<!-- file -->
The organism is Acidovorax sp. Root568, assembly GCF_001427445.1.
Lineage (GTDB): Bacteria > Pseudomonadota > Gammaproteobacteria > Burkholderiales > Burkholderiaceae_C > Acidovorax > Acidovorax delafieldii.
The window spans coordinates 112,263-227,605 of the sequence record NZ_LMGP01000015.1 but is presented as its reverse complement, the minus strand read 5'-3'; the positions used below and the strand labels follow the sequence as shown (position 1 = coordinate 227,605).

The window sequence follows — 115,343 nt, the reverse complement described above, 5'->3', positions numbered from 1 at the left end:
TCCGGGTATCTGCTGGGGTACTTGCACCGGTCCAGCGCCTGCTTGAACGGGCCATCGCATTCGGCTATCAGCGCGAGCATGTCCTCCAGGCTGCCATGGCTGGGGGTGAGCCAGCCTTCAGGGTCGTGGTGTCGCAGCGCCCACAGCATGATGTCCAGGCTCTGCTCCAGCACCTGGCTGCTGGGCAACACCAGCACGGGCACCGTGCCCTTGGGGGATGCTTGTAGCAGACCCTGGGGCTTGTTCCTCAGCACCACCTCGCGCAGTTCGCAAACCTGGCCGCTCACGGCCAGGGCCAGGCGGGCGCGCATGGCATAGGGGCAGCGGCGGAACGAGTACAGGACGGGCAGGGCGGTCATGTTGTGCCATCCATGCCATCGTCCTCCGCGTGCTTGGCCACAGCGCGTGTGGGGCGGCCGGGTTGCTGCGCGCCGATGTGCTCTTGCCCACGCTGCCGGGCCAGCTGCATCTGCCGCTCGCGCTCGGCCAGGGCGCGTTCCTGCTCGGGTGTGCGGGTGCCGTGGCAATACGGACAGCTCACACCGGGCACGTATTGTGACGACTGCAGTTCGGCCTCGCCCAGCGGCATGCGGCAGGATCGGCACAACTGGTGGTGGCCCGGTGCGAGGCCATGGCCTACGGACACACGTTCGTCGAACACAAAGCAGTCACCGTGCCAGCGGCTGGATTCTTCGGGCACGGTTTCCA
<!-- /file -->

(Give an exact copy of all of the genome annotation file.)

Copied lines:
The organism is Acidovorax sp. Root568, assembly GCF_001427445.1.
Lineage (GTDB): Bacteria > Pseudomonadota > Gammaproteobacteria > Burkholderiales > Burkholderiaceae_C > Acidovorax > Acidovorax delafieldii.
The window spans coordinates 112,263-227,605 of the sequence record NZ_LMGP01000015.1 but is presented as its reverse complement, the minus strand read 5'-3'; the positions used below and the strand labels follow the sequence as shown (position 1 = coordinate 227,605).

The window sequence follows — 115,343 nt, the reverse complement described above, 5'->3', positions numbered from 1 at the left end:
TCCGGGTATCTGCTGGGGTACTTGCACCGGTCCAGCGCCTGCTTGAACGGGCCATCGCATTCGGCTATCAGCGCGAGCATGTCCTCCAGGCTGCCATGGCTGGGGGTGAGCCAGCCTTCAGGGTCGTGGTGTCGCAGCGCCCACAGCATGATGTCCAGGCTCTGCTCCAGCACCTGGCTGCTGGGCAACACCAGCACGGGCACCGTGCCCTTGGGGGATGCTTGTAGCAGACCCTGGGGCTTGTTCCTCAGCACCACCTCGCGCAGTTCGCAAACCTGGCCGCTCACGGCCAGGGCCAGGCGGGCGCGCATGGCATAGGGGCAGCGGCGGAACGAGTACAGGACGGGCAGGGCGGTCATGTTGTGCCATCCATGCCATCGTCCTCCGCGTGCTTGGCCACAGCGCGTGTGGGGCGGCCGGGTTGCTGCGCGCCGATGTGCTCTTGCCCACGCTGCCGGGCCAGCTGCATCTGCCGCTCGCGCTCGGCCAGGGCGCGTTCCTGCTCGGGTGTGCGGGTGCCGTGGCAATACGGACAGCTCACACCGGGCACGTATTGTGACGACTGCAGTTCGGCCTCGCCCAGCGGCATGCGGCAGGATCGGCACAACTGGTGGTGGCCCGGTGCGAGGCCATGGCCTACGGACACACGTTCGTCGAACACAAAGCAGTCACCGTGCCAGCGGCTGGATTCTTCGGGCACGGTTTCCA